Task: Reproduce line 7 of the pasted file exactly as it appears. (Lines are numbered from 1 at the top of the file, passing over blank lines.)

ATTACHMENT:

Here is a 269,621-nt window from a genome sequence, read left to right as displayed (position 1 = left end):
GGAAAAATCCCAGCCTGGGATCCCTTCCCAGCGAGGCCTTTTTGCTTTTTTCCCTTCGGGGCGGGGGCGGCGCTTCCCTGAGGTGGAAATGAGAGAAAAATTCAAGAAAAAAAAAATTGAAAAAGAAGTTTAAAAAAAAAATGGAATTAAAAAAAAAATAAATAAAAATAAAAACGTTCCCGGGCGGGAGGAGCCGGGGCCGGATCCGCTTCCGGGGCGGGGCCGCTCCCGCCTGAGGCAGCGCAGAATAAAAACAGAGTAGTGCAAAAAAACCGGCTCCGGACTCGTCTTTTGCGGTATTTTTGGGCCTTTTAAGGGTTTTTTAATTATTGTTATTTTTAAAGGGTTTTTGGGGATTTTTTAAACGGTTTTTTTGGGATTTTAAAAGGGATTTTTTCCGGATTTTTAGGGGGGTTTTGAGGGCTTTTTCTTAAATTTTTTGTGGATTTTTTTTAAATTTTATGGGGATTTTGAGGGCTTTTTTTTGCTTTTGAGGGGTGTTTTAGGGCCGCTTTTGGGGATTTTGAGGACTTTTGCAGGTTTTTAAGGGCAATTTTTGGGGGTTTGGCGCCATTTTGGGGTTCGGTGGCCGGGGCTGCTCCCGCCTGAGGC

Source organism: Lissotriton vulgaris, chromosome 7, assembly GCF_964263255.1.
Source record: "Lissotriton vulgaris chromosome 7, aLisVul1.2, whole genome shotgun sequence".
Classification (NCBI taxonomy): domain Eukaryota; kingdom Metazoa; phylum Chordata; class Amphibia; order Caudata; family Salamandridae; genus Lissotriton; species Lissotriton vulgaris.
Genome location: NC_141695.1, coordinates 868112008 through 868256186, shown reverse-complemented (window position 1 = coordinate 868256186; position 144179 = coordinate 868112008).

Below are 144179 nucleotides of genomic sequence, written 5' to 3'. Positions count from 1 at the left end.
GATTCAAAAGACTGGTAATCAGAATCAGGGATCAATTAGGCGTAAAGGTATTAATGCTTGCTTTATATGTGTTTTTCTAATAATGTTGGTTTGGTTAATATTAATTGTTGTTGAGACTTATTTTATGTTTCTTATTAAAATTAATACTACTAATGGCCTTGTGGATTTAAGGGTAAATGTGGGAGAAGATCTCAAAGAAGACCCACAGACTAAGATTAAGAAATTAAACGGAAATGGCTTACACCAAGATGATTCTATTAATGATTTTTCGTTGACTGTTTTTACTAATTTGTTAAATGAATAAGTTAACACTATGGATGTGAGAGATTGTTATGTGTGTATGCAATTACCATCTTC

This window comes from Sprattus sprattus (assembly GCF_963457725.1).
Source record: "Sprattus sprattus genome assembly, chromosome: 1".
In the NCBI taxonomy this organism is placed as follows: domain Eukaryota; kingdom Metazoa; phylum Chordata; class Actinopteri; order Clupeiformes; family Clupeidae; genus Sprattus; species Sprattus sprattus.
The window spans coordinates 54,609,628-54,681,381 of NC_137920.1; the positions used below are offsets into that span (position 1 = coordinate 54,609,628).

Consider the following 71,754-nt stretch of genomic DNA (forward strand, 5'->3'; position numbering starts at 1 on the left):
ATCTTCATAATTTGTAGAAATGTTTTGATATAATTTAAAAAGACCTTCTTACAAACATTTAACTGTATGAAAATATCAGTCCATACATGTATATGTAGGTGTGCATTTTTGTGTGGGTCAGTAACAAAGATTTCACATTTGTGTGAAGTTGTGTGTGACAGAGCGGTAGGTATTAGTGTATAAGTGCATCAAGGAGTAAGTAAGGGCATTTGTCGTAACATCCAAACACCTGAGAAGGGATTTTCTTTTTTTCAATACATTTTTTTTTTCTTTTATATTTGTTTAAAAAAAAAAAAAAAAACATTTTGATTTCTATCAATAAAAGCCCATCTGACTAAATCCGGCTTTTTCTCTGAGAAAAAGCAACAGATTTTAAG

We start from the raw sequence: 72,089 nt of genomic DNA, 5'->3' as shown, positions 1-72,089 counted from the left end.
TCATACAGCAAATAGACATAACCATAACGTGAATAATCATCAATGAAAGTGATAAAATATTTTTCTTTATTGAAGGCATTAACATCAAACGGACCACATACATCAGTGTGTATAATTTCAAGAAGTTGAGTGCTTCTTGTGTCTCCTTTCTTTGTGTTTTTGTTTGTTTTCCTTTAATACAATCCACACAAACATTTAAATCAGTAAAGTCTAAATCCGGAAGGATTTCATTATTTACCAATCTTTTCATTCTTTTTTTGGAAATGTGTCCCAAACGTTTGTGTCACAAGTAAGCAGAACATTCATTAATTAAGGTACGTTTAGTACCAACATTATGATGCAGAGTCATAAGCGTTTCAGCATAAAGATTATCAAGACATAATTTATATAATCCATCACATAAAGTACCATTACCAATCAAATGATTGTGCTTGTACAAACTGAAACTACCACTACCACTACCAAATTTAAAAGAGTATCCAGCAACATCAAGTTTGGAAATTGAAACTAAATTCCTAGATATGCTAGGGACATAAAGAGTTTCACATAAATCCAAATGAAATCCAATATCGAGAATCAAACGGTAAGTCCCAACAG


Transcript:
Below are 144179 nucleotides of genomic sequence, written 5' to 3'. Positions count from 1 at the left end.